In the planning stages for conducting systematic reviews of prediction models, the ‘Checklist for critical appraisal and data extraction for systematic reviews of prediction modelling studies’ (CHARMS, 201437 was developed by the Cochrane Prognosis Methods Group. This was not intentionally created for publications relating to AI per se, but applicable to a wide range of studies, which also happen to include the evaluation of ML models. The developers provide the checklist to help authors frame their review question, design and extract relevant items from published reports of prediction models and guide assessment of risk of bias (rather than in the analysis of these). This checklist will, therefore, be useful to those who wish to plan a review of AI tools that provide a ‘risk score’ or ‘probability of diagnosis’. A tutorial on how to carry out a ‘CHARMS analysis’ for prognostic multivariate models with real-life worked examples has been published38 and may be a helpful resource for readers wishing to carry out similar work. It is worth noting that the authors of CHARMS still recommend reference to the PRISMA 200935 and PRISMA-DTA 201836 statements for the reporting and analysis of trial results, in conjunction with their own checklist for planning of the review design.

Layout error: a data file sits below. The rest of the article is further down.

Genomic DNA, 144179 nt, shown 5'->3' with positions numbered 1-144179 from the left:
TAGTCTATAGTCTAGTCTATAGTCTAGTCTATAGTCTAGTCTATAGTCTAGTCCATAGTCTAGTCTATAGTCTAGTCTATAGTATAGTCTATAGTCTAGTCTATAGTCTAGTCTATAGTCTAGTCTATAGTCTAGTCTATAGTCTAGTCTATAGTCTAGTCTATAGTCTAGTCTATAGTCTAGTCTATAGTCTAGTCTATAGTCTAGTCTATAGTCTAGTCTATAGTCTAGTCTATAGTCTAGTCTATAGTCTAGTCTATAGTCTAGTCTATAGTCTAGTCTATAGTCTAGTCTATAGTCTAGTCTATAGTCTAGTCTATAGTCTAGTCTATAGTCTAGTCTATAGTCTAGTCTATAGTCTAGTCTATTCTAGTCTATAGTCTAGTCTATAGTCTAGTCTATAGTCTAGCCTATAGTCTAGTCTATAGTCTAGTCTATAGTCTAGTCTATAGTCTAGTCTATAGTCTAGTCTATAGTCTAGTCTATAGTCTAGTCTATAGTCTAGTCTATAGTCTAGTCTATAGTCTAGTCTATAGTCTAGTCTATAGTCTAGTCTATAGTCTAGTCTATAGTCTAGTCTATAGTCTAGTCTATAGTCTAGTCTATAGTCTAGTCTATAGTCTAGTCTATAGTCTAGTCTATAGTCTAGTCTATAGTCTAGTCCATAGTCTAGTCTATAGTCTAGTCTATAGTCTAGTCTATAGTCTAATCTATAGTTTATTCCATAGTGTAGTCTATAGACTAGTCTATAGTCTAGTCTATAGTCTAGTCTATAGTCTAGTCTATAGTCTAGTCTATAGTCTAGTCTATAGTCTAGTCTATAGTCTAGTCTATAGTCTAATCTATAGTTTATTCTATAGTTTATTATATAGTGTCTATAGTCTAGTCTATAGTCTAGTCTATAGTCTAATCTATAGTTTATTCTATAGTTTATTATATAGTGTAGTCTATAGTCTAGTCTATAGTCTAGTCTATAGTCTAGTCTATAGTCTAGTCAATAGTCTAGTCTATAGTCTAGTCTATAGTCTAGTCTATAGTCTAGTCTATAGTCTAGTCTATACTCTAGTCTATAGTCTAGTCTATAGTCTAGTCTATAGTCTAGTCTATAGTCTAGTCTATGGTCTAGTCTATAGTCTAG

Other (NON-EQUATOR network) guidelines
Alternative guidelines have been published by expert interest groups and endorsed by different specialty societies. A few are described here to supplement further reading and interest.
The Radiological Society of North America recently published the ‘CLAIM’39 in 2020, containing elements of the STARD 2015 guideline and applicable for trials addressing a wide spectrum of AI applications using medical images (eg, classification, reconstruction, text analysis, work flow optimisation). This checklist comprises of 42 items, of which 6 are new (pertaining to model design and training), 8 are extensions of pre-existing STARD 2015 items, 14 items are elaborations (mostly relating to methods and results) and 14 items remain the same. Particular emphasis is given to data, the reference standard of ‘ground truth’ and the precise development and methodology of the AI algorithm being tested. These are listed in further detail in table 4, where differences to the STARD 2015 are highlighted. Care should be taken to avoid any confusion with another similarly named checklist entitled ‘minimum information about clinical AI modelling’ (MI-CLAIM),40 which is less of a reporting guideline but a document outlining required shared understanding in the development and evaluation of AI models aimed to serve clinical and data scientists), repository managers and model users.